Less publicized were the political grants to progressive organizations, promoting abortion, gun control and other matters, some outside the Boston area.

Previous grant recipients have include $38,000 to the ACLU Foundation of Massachusetts, and separately $25,000 to the national ACLU Foundation in New York, according to the 2017 tax returns. The foundation also gave $100,500 to Americans United for the Separation of Church and State based in Washington; the $10,000 to the Center for Climate and Energy Solutions based in Arlington, Virginia; $117,750 to the Center for Reproductive Rights based in New York; $25,000 to the liberal Democracy Now Productions based in New York; $45,750 to Earthjustice based in San Francisco; $350,000 to the Environmental Working Group; $32,750 to Everytown for Gun Safety Support Fund, based in New York; $217,350 to the Planned Parenthood League of Massachusetts; and another $50,000 to the Planned Parenthood League of Indiana and Kentucky. [15]

Leadership

Outgoing president and CEO Paul S. Grogan took over the organization in 2001 and announced his retirement in 2020. During his tenure, the foundation says it has doubled the size of assets to more than $1.3 billion, while also increasing grants to $150 million per year. The foundation says that $1.7 billion of the total $2.1 billion grants made occurred under Grogan. Before working for the Boston Foundation, he was the vice president for government, community and public affairs at Harvard University. Before that, Grogan had jobs under Boston Mayors Kevin H. White (D) and Raymond L. Flynn (D). [16]

Chairman of the Board of Directors Sandra Edgerley was a management consultant for Bain & Company from 1984 to 1996. She left the company to spend devote full time to raising her children and was engaged in various philanthropy efforts. [17]

Vice president of strategy and operations Stephen Chan has been with the organization since 2004. He was previously an advisor to Boston Mayor Thomas M. Menino (D). Chan is a board member of the ACLU of Massachusetts. [18]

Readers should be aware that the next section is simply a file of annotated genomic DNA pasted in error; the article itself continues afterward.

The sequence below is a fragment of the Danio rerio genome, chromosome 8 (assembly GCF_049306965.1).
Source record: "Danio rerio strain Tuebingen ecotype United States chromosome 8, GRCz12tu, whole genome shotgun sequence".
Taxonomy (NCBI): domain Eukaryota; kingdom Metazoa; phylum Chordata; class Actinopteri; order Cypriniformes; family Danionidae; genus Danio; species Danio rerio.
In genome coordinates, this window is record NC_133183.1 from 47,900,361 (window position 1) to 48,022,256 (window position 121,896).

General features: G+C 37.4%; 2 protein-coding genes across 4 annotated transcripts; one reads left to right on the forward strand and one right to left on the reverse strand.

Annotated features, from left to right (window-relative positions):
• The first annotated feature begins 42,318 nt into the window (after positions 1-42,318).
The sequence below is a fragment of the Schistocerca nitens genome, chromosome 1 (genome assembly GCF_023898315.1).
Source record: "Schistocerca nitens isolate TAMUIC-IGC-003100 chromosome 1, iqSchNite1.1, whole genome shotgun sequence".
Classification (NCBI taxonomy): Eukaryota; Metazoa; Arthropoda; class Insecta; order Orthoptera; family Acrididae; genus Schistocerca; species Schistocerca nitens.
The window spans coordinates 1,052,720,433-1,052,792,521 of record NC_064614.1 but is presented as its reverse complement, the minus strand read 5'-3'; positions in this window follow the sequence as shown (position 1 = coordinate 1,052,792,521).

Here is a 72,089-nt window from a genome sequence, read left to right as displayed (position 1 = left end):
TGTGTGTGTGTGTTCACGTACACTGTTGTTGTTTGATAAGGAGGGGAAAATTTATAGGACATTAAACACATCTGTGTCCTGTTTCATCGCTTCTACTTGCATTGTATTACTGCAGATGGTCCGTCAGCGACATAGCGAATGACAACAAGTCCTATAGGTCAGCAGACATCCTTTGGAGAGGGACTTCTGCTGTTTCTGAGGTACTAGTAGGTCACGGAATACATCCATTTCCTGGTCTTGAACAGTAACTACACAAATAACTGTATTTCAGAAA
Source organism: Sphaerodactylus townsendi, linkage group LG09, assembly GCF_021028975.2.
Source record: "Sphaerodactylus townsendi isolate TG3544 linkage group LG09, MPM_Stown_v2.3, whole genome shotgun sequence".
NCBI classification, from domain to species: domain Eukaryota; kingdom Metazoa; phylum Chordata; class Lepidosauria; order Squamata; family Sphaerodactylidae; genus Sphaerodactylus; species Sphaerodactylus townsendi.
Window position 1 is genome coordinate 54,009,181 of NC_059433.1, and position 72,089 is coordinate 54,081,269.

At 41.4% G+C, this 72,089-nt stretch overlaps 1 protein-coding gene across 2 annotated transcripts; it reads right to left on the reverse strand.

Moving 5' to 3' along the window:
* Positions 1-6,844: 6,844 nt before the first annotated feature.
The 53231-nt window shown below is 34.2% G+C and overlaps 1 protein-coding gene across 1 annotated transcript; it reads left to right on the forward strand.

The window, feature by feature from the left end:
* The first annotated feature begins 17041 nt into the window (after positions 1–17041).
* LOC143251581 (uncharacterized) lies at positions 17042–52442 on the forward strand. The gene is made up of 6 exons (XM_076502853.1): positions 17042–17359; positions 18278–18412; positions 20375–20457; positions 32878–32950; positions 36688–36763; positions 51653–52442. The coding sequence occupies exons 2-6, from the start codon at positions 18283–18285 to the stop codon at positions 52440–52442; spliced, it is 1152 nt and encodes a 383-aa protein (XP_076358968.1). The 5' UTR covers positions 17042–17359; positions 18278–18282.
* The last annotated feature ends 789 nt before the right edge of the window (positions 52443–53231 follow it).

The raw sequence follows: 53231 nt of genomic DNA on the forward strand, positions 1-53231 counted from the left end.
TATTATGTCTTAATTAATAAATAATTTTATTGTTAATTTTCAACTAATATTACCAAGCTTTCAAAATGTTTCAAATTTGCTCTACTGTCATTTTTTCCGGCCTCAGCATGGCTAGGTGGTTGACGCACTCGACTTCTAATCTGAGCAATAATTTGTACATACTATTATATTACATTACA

Vice president of communications and public affairs Keith Mahoney began with the organization in 2010. He also previously worked for Mayor Menino as director of state relations for the city. Before that, served as the legal counsel for Massachusetts state Sen. Cheryl Jacques, a Democrat who also served as president of the LGBT group Human Rights Campaign. [19]

Senior Vice President and Chief Philanthropic Officer Kate Guedj joined the organization in 2000. She was previously an executive at the Massachusetts Barr Association and director of the Massachusetts Barr Fund, its philanthropic arm. [20]

Vice President for Programs Orlando Watkins is a former vice president for Match Education and was a vice president for the Greater New Orleans Foundation. [21]

References

  1. “Boston Foundation: Grants for Boston.” Inside Philanthropy. December 20, 2018. https://www.insidephilanthropy.com/grants-in-boston-fundraising/boston-foundation-boston-area-grants.html ^
  2. Press Release. “The Boston Foundation Announces Nearly $5.9 Million in Grants to Greater Boston Organization.” Sampan. October 23, 2019. https://sampan.org/2019/10/the-boston-foundation-announces-nearly-5-9-million-in-grants-to-greater-boston-organizations/ ^
  3. The Boston Foundation. LinkedIn. Accessed April 18, 2020. https://www.linkedin.com/company/bostonfoundation/about/ ^
  4. Boston Foundation, Return of Organization Exempt from Income Tax (Form 990), 2017, Schedule I ^
  5. Who We Are. The Boston Foundation. Accessed April 18, 2020. https://www.tbf.org/who-we-are ^